Diagnosis of a kidney stone starts with a medical history, physical examination, and imaging tests. Your doctors will want to know the exact size and shape of the kidney stones. This can be done with a high resolution CT scan from the kidneys down to the bladder or an x-ray called a "KUB x-ray'' (kidney-ureter-bladder x-ray) which will show the size of the stone and its position. The KUB x-ray is often obtained by the surgeons to determine if the stone is suitable for shock wave treatment. The KUB test may be used to monitor your stone before and after treatment, but the CT scan is usually preferred for diagnosis.
In some people, doctors will also order an intravenous pyelogram or lVP, a special type of X- ray of the urinary system that is taken after injecting a dye.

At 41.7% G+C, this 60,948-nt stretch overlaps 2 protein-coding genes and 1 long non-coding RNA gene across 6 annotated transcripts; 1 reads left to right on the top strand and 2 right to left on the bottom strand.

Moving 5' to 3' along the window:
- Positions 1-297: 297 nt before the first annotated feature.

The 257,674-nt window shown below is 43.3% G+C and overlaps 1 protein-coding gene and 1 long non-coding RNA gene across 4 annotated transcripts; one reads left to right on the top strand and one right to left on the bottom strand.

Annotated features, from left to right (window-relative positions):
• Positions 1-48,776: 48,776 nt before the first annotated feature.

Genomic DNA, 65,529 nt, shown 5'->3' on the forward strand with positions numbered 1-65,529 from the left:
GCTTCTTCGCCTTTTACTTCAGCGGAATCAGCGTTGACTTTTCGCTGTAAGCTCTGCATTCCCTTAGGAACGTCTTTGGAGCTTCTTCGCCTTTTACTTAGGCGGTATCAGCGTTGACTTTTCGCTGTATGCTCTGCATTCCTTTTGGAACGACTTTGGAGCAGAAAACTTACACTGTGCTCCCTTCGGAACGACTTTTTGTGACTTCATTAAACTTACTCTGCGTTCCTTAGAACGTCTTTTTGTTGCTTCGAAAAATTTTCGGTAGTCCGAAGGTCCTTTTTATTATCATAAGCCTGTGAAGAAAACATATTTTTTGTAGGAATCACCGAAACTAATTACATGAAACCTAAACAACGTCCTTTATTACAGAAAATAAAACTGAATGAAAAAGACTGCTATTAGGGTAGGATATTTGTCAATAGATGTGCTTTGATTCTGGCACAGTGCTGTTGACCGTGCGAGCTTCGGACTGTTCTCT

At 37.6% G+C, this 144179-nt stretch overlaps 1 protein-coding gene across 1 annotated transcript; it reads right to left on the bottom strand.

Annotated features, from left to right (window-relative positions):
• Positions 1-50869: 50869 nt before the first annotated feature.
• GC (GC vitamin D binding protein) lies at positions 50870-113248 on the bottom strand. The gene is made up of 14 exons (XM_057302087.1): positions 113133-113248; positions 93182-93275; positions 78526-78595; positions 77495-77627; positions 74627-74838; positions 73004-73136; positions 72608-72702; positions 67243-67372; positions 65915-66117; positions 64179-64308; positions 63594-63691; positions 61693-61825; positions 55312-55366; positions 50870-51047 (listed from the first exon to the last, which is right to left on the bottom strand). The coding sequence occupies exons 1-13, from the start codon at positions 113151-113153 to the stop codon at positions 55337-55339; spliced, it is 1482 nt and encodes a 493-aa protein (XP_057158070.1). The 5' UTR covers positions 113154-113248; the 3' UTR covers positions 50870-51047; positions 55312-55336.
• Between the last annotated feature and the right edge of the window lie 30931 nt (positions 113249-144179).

Second, your doctors will decide how to treat your stone. The health of your kidneys will be evaluated by blood tests and urine tests. Your health, the size and location of your stone and other things will be considered. Later, your doctor will want to find the cause of the stone. The stone will be analyzed after it comes out of your body, and your doctor will test your blood for calcium, phosphorus and uric acid. The doctor may also ask that you collect your urine for 24 hours to test for calcium and uric acid.
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